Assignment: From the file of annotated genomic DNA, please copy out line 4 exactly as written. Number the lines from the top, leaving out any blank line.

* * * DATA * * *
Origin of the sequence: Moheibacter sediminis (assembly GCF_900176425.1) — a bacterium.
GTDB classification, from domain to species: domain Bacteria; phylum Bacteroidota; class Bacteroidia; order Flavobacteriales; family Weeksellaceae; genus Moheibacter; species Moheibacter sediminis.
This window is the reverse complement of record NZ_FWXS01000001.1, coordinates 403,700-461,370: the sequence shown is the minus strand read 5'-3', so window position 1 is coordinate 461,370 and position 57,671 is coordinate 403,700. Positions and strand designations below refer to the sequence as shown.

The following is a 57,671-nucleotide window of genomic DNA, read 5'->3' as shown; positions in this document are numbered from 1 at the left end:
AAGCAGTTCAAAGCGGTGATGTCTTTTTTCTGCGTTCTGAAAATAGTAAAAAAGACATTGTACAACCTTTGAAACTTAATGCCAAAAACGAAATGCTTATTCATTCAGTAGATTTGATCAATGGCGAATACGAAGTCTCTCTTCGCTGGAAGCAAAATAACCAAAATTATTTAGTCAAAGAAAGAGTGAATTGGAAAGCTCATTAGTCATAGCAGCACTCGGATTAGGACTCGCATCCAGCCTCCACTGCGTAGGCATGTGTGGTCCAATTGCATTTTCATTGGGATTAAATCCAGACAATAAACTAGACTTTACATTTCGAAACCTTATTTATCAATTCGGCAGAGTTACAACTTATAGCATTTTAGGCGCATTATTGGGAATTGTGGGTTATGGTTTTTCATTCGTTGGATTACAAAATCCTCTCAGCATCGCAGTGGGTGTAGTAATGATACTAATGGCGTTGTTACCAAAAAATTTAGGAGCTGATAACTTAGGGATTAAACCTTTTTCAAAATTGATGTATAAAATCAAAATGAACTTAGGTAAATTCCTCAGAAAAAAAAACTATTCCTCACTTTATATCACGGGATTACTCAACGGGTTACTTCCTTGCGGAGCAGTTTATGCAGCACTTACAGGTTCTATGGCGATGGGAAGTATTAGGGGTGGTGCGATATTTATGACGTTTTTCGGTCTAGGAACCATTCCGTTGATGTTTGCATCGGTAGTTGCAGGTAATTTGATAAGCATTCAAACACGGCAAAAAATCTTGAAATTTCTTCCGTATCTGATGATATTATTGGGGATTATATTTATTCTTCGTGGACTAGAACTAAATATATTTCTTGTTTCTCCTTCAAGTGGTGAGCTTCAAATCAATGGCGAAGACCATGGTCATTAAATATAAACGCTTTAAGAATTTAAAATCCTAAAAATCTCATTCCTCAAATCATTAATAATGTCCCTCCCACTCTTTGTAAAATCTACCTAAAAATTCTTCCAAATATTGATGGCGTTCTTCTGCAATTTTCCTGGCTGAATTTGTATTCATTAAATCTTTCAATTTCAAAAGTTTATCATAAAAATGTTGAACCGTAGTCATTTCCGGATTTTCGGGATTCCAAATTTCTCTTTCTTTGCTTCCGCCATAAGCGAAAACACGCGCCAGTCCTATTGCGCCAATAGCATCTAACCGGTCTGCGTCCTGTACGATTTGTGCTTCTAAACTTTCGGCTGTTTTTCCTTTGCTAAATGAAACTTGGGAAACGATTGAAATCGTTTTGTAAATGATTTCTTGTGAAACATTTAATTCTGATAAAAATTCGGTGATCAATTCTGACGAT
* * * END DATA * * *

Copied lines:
The following is a 57,671-nucleotide window of genomic DNA, read 5'->3' as shown; positions in this document are numbered from 1 at the left end: